So, one of the things I notice about the 3P autocrats is that they very much embrace elections. I don’t know if I want to go so far as to say all of them do. I mean, I think we could debate whether or not a politician like Xi Jinping falls under a 3P autocrat or if we’re only talking about populists like Viktor Orbán or Erdoğan or some of those others, but I do think elections really do differentiate a lot of these politicians of today. The way that they don’t get rid of elections. They seem to thrive on them and they not only get elected, but oftentimes they get reelected multiple times before the elections no longer remain free nor fair.
In the book you write. “the 3P autocrats became popular because of their authoritarianism, not despite it.” That was one of the most striking lines in the entire book for me. It’s jarring. It just catches me off guard. Why would people support a candidate because of their authoritarianism?
So, let me unpack your question. There are actually a couple questions there. First, is elections and I’m finishing up a new research project in which I became curious about the frequency of elections, because it seemed to me that there were a lot of elections. So, I started studying and there are two facts that are complex to reconcile. One fact is that the number of people in the world that live in autocracies has increased and those that live in democratic regime have been decreasing for the last 15 years. Larry Diamond, a professor at Stanford, calls this a democratic recession. So, on the one hand, then you have democracy in decline. On the other hand, and this is the result of my research is that there are elections everywhere, all the time, for all kinds of things.
The world is in an election mode. All the time. And, you know, from President, Prime Minister, members of Congress, Governors, state and local authorities, judges – Everything. I bet you that as we speak there is some kind of election going on somewhere. How do you reconcile declining democracy and a booming election mode? The answer there, of course, is that a lot of these elections are sham elections. They have all the theatrics of elections. They have all of the institutional characteristics of elections. But we know who’s going to win by wide margins because the elections are tricked. Saddam Hussein systematically got 92% of the vote, same Qaddafi, same Vladimir Putin, same Nicolas Maduro. And then once you have that, you know, it trickles down to everybody. So, elections are very often a sham and very often tricked.
And so, the question then becomes… Why do they do it? Why do they need to do that? Why does Putin need to go through all the contortions: institutional, legal, political, international, communicational… All kinds of things he had to do in order to stay in power looking like a democrat. Well, because he needed legitimacy. Legitimacy is a most needed condition in politics and is in very short supply. Legitimacy is the authority that the voters bestow on a leader or a group of leaders to give them the authority to govern them. You become legitimate because a bunch of voters decided that they trust you. That’s legitimacy and legitimacy is in short supply in the world.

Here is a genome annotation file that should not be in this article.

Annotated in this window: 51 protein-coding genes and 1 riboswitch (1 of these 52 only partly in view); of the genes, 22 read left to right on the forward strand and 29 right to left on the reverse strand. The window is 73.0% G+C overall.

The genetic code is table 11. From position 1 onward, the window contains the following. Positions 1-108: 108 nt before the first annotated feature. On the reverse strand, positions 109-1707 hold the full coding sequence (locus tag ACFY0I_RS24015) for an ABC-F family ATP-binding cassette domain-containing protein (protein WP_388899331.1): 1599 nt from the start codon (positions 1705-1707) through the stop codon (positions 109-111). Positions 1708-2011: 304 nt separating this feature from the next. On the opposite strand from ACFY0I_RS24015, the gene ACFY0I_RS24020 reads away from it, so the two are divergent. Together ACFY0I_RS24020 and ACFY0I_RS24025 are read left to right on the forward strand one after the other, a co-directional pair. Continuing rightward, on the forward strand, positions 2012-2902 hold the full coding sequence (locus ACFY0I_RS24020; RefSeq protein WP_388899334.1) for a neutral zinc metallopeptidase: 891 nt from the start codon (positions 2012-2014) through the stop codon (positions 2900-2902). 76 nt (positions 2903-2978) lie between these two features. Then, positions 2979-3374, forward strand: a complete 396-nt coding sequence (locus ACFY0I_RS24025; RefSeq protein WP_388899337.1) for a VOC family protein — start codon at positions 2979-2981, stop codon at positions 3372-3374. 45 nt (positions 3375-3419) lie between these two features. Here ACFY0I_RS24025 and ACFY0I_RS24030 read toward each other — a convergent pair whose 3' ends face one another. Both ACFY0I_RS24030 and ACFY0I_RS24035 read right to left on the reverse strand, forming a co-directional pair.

There are many kinds of sources of legitimacy. But two relevant for this conversation is the legitimacy that is derived from the origin of this power. So, the origin is an election and that gives you a lot of legitimacy. If you win an election, you’re very legitimate. But there’s another kind of legitimacy that depends on your performance. You might have won the election, but your performance is terrible. And the people are very unhappy and they don’t like what you’re doing. So, you will become illegitimate in many ways. So, your legitimacy decreases.
Well around the world, in this time and age, it’s very hard to be successful governing. Governing has become… has always been hard, but now is harder than ever. We are going through a bunch of crises, a bunch of situations that are unprecedented. It’s very hard to be a successful head of state or elected official. And so, they try to find anything that will help them gain some legitimacy.
So, I find that elections are an important part of the 3P autocrat. It is something that really differentiates them from autocrats in the past like, I don’t know, a Russian autocrat in the 19th century would have just thought elections were crazy. They wouldn’t have considered them at all. But many of the autocrats today, Nicolas Maduro, many others, like I said, thrive on those elections. They depend on them for legitimacy, like you just said. But there are still autocrats that exist that seem to have some of the characteristics of the 3P autocrat that don’t depend on elections. Do you think that Xi Jinping fits the mold of a 3P autocrat? Are there other autocrats that you think of that don’t use elections that fit the 3P autocrat archetype?